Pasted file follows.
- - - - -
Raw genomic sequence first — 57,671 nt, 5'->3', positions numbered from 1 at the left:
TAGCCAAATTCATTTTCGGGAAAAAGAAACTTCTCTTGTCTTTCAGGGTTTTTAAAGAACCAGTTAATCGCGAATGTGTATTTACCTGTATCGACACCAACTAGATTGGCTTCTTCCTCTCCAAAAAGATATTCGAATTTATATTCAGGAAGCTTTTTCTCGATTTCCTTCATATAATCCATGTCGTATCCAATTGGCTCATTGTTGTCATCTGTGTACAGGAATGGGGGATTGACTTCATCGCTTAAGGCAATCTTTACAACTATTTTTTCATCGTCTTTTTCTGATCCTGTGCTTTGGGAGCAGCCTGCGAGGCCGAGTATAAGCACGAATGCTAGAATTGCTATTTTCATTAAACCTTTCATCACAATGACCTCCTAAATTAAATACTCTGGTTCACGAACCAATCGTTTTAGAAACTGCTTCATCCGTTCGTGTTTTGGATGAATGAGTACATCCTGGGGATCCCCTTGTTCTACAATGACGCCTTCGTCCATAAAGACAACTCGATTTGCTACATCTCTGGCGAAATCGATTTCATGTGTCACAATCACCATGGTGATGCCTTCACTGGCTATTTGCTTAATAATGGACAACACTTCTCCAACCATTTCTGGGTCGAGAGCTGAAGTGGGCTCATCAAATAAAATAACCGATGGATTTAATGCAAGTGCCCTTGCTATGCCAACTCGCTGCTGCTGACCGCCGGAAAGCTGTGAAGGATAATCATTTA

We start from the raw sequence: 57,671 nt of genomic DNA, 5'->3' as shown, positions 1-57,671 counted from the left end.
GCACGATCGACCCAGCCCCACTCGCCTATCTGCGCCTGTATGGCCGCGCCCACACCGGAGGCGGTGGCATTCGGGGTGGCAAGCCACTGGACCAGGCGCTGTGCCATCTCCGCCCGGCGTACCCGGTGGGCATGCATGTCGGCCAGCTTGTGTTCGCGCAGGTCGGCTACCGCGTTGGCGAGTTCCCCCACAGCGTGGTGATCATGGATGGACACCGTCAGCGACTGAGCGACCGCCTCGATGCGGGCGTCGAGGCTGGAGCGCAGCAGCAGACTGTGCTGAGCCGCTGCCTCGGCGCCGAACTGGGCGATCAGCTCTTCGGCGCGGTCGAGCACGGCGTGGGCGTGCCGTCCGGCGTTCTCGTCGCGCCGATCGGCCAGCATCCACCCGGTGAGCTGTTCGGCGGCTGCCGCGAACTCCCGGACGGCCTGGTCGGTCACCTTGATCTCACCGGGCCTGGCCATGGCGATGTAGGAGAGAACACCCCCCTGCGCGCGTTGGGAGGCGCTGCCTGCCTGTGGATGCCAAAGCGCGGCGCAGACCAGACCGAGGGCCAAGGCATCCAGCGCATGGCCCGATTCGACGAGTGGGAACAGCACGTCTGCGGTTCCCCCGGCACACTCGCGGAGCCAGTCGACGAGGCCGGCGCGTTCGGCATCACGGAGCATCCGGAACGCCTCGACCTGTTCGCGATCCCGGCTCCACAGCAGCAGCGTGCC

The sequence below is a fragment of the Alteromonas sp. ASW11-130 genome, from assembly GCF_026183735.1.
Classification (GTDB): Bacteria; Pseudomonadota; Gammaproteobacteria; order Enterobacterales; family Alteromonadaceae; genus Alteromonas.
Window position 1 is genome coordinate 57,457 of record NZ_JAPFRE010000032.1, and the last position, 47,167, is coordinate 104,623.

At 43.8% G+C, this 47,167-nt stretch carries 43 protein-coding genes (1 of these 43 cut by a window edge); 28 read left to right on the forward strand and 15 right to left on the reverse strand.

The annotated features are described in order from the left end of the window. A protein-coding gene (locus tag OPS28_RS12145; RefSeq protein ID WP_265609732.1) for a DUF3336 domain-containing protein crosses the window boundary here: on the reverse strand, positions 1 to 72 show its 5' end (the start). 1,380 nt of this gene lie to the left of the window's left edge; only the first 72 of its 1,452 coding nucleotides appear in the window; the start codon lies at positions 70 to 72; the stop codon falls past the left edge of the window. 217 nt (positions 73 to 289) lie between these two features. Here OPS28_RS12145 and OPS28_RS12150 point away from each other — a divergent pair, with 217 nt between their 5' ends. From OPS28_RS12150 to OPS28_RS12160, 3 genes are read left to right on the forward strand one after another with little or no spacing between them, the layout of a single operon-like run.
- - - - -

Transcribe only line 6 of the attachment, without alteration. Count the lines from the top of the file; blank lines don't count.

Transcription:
Classification (GTDB): Bacteria; Pseudomonadota; Gammaproteobacteria; order Enterobacterales; family Alteromonadaceae; genus Alteromonas.